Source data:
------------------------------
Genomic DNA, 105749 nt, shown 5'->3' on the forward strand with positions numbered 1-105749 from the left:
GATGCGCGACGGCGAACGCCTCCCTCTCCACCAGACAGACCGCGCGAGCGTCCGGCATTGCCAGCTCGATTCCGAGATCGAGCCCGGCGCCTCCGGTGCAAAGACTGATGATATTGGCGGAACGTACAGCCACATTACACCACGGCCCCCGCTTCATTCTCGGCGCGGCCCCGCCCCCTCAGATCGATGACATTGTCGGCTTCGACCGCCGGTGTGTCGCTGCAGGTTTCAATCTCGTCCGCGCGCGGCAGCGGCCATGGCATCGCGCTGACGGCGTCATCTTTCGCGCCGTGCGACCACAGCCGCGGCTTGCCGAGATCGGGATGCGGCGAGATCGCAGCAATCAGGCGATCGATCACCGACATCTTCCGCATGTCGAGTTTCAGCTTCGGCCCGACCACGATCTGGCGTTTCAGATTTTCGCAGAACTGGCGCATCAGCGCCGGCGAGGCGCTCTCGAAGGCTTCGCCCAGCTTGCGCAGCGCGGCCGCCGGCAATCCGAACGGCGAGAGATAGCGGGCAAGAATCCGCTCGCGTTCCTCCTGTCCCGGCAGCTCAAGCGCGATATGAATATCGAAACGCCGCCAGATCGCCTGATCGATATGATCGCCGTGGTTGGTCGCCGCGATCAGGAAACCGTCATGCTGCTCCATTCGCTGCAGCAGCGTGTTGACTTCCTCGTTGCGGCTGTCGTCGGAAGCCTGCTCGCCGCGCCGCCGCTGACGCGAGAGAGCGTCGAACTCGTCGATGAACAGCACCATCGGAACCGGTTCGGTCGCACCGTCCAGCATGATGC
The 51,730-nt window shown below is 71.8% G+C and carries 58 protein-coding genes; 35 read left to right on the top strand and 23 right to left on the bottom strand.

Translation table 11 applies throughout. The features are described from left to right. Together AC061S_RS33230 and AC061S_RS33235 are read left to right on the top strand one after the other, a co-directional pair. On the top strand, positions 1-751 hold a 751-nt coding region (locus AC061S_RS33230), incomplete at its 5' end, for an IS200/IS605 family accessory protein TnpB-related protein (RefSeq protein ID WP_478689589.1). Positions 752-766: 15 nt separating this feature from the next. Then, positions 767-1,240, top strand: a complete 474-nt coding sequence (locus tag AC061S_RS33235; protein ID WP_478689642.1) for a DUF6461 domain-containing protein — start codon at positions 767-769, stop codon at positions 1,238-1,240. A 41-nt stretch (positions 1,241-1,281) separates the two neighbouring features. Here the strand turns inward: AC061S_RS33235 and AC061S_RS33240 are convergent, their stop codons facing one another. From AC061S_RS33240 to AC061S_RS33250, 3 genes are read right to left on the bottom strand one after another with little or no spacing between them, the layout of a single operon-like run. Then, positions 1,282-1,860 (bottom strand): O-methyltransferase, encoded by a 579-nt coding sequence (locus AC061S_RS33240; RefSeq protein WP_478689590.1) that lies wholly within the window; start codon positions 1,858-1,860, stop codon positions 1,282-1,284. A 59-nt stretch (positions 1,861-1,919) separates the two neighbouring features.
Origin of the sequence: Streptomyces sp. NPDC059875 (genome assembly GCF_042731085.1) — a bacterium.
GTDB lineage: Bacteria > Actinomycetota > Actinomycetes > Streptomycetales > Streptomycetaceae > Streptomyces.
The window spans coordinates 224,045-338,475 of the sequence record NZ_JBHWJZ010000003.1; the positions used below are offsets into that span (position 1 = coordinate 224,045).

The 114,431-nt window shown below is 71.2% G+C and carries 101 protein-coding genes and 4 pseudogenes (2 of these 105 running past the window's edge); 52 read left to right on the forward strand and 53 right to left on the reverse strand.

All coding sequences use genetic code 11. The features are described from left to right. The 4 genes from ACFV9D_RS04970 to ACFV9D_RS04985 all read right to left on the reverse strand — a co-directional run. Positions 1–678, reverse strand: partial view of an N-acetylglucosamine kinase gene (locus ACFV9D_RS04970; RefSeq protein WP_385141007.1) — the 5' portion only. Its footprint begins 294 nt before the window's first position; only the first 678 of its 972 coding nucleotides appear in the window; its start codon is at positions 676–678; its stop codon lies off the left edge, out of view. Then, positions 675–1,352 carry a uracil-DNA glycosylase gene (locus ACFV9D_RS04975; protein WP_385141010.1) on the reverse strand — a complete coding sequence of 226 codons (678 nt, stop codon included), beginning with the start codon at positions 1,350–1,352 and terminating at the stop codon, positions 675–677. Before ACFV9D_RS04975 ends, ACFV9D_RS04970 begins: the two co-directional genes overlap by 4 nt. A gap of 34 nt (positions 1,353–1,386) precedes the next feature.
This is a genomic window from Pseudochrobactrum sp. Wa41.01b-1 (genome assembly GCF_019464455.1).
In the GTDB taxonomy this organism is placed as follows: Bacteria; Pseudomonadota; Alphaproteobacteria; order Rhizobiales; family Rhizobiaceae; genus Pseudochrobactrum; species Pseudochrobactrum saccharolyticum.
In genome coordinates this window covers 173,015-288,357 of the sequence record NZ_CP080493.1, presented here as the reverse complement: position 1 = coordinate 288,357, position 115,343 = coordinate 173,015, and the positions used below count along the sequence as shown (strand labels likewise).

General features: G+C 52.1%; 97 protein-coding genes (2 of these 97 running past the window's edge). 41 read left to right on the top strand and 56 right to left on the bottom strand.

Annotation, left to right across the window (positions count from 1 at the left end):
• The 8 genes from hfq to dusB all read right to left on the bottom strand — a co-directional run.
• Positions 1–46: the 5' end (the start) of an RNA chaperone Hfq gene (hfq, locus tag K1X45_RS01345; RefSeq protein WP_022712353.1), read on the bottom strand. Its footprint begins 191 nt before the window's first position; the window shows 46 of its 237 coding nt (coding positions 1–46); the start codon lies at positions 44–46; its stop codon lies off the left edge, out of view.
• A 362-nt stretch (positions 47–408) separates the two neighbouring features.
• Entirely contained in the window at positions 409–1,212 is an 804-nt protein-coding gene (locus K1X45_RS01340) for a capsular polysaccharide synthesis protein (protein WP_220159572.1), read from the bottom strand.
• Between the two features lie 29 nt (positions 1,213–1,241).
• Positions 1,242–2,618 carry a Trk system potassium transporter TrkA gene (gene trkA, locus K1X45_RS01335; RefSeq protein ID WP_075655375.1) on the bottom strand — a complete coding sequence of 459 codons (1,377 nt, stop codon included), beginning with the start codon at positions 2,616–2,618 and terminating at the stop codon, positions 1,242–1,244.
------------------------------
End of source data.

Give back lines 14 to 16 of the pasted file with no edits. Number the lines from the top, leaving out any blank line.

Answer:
Annotation, left to right across the window (positions count from 1 at the left end):
• The 8 genes from hfq to dusB all read right to left on the bottom strand — a co-directional run.
• Positions 1–46: the 5' end (the start) of an RNA chaperone Hfq gene (hfq, locus tag K1X45_RS01345; RefSeq protein WP_022712353.1), read on the bottom strand. Its footprint begins 191 nt before the window's first position; the window shows 46 of its 237 coding nt (coding positions 1–46); the start codon lies at positions 44–46; its stop codon lies off the left edge, out of view.